“It’s very close,” Gruden said of the competition at the backup QB spot. “We’re going to have a formula we use throughout the preseason that may appear to some people that one guy is ahead of the other, but we’ll make that decision at the very end of training camp. We want to give Brian and Chris ample opportunity to play with each unit during preseason. One has to play ahead of the other and then the next week the other one will play ahead of the other. We’ll work a rotation that’s fair. It will be all based on performance. We’re charting everything they do.”

Tampa Bay once again took the field under sunny skies and extremely hot and humid temperatures. The Bucs, who were in shorts, jerseys and helmets, spent the first 20 minutes or so working on fundamentals and technique.

The defensive linemen worked on dummy drills while the defensive backs worked on taking good angles in coverage. The DBs also practiced returning interceptions from their own end zone.

The offensive linemen spent a good portion of time working on developing hand speed.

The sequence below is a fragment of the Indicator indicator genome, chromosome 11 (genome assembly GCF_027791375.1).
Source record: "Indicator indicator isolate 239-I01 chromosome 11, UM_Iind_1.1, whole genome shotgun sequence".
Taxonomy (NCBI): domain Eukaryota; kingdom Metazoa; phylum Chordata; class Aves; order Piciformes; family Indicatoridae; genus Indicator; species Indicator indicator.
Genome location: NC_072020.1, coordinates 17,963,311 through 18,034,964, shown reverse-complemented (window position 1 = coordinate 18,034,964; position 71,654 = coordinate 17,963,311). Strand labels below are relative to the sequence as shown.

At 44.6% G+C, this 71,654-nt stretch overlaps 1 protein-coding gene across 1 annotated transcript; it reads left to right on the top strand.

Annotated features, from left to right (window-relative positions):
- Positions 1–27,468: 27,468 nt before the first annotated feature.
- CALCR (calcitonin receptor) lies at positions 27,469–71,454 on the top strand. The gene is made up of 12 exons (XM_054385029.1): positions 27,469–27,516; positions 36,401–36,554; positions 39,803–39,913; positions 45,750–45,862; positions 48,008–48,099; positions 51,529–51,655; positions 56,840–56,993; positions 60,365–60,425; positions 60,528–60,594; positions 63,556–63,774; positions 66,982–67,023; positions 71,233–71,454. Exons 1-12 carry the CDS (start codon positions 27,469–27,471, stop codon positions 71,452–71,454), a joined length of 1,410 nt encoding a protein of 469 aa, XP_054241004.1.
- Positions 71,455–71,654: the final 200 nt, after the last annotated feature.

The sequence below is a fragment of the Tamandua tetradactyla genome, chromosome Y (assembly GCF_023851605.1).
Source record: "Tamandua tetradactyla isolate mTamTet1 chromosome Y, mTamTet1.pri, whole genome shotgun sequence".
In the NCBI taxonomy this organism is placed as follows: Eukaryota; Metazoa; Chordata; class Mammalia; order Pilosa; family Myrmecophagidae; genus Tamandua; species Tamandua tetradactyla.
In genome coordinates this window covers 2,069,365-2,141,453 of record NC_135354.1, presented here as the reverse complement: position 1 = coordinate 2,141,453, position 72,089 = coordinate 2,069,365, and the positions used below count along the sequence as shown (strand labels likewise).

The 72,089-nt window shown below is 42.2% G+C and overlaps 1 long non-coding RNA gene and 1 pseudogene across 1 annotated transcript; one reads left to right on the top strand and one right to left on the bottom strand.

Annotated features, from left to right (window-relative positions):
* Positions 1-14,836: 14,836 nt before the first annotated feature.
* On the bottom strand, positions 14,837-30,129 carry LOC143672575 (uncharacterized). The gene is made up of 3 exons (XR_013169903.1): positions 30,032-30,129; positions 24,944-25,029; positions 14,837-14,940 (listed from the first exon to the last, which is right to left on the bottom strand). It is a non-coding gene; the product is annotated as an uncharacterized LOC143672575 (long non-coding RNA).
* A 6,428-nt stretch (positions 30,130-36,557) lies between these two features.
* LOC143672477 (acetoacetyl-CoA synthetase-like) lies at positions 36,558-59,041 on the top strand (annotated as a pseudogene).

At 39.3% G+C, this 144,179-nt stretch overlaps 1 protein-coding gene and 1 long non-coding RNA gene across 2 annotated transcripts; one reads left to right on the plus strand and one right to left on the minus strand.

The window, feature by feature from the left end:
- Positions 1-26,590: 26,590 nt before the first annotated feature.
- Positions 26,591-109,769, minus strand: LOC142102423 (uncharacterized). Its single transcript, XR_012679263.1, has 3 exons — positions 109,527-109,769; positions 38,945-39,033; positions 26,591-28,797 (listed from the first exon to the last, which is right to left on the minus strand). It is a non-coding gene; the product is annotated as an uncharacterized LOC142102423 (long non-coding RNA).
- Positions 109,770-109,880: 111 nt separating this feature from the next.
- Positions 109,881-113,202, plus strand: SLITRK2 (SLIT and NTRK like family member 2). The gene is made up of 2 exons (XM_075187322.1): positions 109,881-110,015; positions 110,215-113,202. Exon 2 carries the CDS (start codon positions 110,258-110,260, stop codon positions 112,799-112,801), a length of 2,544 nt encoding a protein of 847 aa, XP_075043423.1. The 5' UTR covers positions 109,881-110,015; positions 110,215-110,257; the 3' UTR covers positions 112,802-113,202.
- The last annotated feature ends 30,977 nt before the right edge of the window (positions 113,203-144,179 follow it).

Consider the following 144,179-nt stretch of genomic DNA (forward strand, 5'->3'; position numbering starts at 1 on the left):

From there, the Bucs worked in 11-on-11 drills. Bucs quarterback Brad Johnson didn’t exactly start this drill off on the right foot. He was nearly picked off by cornerback Ronde Barber on the first play and was nearly intercepted a few plays later.

Cornerback Torrie Cox showed some mental toughness by rebounding from a sub-par morning practice, making a couple of great plays and taking good angles in coverage.

Bucs punter Josh Bidwell got to work on directional punting. He didn’t do a bad job, either. He pinned one of his punts on the 2-yard line on a directional kick to the right side of the field.

Wide receiver Joey Galloway picked up where he left off in the morning by hauling in a fade pass deep down the sideline for a big gain.

Speaking of Galloway, he lined up as a quarterback in the shotgun formation during 11-on-11 drills. Brad Johnson was shifted out to the X (split-end) receiver spot. Galloway took the snap and threw a screen pass to running back Michael Pittman, who awaited the pass in the flat. The Bucs ran this same play during the June mini-camp, except Galloway had the option to roll out to either his right or left and also had the option of running or throwing the ball.

This story is intended to be read by PewterInsider subscribers only. Sharing of the PI content with non-subscribers of this service can result in cancellation of your subscription to the service and/or further actions by the publishers. Be sure to read the latest issue of Pewter Report on-line in PDF format on Buccaneers merchandise in the world.